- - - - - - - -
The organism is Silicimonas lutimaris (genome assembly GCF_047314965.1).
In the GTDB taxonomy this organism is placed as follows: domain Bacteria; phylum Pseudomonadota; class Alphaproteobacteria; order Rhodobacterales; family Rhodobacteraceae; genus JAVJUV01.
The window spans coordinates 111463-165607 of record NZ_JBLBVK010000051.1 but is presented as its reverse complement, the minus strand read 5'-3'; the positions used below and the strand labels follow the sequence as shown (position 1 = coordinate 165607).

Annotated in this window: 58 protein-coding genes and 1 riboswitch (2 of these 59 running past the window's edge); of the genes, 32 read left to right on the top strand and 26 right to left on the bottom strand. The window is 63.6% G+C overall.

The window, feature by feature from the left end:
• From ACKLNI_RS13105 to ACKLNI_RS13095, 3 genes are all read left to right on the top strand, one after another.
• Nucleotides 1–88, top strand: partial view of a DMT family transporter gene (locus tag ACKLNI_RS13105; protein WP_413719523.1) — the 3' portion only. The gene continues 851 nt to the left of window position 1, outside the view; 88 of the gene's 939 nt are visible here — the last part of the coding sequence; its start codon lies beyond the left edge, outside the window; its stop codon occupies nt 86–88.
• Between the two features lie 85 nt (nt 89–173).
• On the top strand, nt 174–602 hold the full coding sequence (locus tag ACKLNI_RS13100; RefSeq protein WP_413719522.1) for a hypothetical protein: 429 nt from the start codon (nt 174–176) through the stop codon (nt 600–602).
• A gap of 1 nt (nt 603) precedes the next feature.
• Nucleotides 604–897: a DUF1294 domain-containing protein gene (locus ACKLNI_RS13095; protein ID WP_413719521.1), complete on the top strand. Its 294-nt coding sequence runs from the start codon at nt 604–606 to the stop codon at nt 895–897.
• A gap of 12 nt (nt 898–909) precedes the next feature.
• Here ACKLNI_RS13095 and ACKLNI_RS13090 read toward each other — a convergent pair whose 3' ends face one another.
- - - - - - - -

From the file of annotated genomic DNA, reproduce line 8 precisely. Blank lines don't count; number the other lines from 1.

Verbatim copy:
• Between the two features lie 85 nt (nt 89–173).